02 July 2007

Training Oneself to Notice

The Spinning Silhouette is an fascinating optical illusion:
Which way is the silhouette spinning? Now focus your attention on the shadow beneath her. (Hint: watch the shadow of the foot.) Do you see the silhouette changing direction? With some practice, you can see her performing half-pirouettes, back and forth, at will.

Very cool - because the user completes the image. One of the issues with doing any sort of critical work - that is, analysis and praxis involving issues of power relations, control, discipline, voice (and lack or suppression thereof), privilege - in any field is that there are those who cannot, or refuse, to see the criticality. People who are used to engaging with their world in a hot way - fragmenting, categorizing, separating, applying linear, deductive reasoning - in other words, those who have been trained to be chronically literate, have a great deal of difficulty seeing the world "spin" in any other way.

There are lots of methods to help see the world turn in different ways. But each of them takes practice - practice to learn and master the techniques, and practice in learning how not to be distracted by our previous training and socialization. Not so coincidentally, a lot of what I've been doing lately - the Generation Gap, and How Do We Know talks, my thesis research on Valence Theory (plus another small summer research project on marketing), the playing around with cyber-education that I'm doing are all connected by seeking to notice what we haven't noticed lately, and thereby understanding our world in a new, expanded way.

As it turns out, I'll be doing an Applied McLuhan for Managers playshop in Ottawa on September 25 that is open to the public. Details (location, cost) are being arranged by a team in Ottawa, but if you're interested, write me and I'll connect you with the necessarily information. There are lots of ways to train yourself to notice, but this way promises to be fun.

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Karyn Romeis said...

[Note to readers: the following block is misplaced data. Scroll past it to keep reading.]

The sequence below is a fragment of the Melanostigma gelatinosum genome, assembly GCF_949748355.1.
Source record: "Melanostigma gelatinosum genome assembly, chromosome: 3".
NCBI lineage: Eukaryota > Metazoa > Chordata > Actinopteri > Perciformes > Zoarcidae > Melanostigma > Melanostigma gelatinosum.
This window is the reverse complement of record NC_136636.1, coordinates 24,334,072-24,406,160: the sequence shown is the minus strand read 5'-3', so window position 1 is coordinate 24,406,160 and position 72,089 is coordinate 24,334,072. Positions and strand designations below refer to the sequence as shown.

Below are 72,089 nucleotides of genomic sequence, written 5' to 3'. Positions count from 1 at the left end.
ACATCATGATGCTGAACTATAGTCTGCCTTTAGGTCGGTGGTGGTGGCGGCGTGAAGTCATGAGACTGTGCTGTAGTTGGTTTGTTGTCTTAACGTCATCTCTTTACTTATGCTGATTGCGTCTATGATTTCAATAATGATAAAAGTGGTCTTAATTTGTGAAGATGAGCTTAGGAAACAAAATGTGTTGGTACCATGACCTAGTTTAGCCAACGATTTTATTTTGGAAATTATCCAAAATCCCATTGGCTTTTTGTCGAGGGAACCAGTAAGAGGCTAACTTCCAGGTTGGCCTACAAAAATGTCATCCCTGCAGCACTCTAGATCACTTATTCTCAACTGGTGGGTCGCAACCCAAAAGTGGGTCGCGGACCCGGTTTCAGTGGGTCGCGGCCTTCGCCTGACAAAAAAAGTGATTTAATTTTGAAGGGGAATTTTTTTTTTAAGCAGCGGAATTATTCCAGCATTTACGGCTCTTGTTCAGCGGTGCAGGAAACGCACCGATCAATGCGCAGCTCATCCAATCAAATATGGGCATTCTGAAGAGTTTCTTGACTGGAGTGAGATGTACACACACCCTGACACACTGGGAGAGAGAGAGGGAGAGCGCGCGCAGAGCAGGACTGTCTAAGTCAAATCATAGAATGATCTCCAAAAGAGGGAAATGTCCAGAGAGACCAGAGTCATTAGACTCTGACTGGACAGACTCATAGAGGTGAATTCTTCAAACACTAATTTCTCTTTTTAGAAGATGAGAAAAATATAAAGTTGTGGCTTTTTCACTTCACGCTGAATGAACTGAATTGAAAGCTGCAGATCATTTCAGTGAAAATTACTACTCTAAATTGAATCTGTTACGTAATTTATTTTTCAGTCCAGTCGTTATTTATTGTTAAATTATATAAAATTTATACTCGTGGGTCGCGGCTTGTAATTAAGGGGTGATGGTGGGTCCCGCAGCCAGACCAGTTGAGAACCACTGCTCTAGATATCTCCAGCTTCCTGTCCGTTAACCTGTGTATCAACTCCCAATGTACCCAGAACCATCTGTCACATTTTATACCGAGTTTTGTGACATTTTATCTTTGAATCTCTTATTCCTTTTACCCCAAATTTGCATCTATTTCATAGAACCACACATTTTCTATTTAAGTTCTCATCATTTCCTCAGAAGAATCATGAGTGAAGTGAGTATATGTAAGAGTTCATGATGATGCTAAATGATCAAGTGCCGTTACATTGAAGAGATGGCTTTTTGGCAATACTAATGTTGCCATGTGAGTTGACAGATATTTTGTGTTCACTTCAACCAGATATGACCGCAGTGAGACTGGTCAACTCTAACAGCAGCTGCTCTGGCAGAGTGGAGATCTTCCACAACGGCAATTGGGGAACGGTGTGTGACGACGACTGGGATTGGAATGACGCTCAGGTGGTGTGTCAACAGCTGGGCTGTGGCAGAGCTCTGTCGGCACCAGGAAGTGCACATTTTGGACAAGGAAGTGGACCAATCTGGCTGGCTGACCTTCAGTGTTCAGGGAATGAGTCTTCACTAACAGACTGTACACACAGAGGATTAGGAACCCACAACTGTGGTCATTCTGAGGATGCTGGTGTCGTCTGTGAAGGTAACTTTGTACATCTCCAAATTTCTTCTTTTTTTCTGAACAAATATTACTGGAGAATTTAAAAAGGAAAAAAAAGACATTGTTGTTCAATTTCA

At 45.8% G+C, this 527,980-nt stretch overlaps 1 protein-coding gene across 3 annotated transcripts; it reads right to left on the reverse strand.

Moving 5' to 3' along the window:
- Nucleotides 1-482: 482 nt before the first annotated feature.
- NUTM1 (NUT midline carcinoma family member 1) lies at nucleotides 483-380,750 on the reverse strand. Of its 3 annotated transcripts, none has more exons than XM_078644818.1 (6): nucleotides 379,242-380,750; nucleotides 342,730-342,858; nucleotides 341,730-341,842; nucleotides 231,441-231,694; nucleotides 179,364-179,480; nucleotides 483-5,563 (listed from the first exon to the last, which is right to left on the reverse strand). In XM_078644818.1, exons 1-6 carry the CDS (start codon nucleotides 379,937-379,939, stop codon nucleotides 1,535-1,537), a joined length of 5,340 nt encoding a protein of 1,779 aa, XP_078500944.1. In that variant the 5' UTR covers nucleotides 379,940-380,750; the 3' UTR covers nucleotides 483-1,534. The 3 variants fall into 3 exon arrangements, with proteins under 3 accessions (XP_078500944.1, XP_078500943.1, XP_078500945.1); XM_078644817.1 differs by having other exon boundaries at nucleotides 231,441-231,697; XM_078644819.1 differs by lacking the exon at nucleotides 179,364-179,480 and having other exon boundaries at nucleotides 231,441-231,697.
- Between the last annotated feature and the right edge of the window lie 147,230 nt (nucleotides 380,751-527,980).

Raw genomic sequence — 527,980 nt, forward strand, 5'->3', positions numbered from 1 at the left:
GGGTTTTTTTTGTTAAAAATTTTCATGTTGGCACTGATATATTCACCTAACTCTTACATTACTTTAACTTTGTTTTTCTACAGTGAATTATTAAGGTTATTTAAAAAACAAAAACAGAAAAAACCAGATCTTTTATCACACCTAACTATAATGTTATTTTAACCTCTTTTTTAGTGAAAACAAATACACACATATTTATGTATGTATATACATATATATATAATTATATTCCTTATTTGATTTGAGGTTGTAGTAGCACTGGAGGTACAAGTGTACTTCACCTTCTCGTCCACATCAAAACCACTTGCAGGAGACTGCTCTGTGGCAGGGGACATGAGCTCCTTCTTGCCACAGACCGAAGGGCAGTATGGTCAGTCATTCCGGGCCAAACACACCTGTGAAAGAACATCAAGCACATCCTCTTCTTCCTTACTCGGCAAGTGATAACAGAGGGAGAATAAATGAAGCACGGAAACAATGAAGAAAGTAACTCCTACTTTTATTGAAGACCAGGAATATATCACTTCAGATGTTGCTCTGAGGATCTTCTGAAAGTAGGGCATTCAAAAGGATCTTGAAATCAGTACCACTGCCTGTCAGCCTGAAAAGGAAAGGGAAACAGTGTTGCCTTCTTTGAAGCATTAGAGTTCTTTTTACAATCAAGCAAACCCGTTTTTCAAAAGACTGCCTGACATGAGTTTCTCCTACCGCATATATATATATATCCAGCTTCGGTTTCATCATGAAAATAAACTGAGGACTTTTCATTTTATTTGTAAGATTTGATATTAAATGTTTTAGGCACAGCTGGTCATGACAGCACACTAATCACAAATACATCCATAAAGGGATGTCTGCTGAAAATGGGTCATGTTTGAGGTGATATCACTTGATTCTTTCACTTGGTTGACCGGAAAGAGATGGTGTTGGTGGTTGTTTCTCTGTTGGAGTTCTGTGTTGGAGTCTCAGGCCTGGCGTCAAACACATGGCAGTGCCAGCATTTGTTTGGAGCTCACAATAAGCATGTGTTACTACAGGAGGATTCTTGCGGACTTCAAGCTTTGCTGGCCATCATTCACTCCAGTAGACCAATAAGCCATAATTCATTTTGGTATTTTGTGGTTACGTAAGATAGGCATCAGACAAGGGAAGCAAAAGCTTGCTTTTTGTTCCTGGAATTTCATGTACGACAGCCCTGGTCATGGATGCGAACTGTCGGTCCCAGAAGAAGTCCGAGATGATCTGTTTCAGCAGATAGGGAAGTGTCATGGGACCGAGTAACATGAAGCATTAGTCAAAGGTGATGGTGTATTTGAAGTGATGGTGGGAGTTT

I think I must have some kind of visual aberration. I can't see this at all. To me, she is spinning endlessly in the same (totally wrong for dance) backward direction. Then again, I have never even once been able to make those hidden 3-D pictures resolve into anything at all.

I am fine with 2-D images that require a slight shift in perspective to see something totally different, but 3-d has me beat!

Walt said...

To Karyn Romeis, The interesting thing about this illusion is that even if you were to get her to spin in the opposite direction she would still be going in the "(totally wrong for dance) backward direction".

When spinning one way her right leg is the leg up when spinning in the other direction her left leg is the one that is up.

I'm with you I can't see those hidden 3d "Magic eye" images either.

Mark said...

The trick to have the direction change is with the outstretched foot. If you imagine that the outstretched foot passes behind the straight leg, she appears to go in a clockwise direction. If you imagine the foot passing in front of the straight leg, she appears to go in a counter-clockwise direction. This illusion is directly related to Eric McLuhan's piece on Egyptian animation.

Anonymous said...

Interesting Mark, I found the trick was a long blink and to stare at the foot that touches the ground.

I suppose the good news is that there are many ways to give up what we think we know, and get closer to what is.

I'm also interested in Karyn's comment. Because to me this is a 2d image, and it's because it's a silhouette that it works this way. If it was a 3d representation(think video of a dancer) I suspect the optical illusion wouldn't work. Maybe the difference is animated v still? BTW I struggle like crazy with those magic eye pics.

And maybe there's another message here. That it's not a dancer at all, but an animated representation of one on a flat computer screen...

John Goodridge

Anonymous said...

Great magic illusion for our magic eyes:) That's really amazing!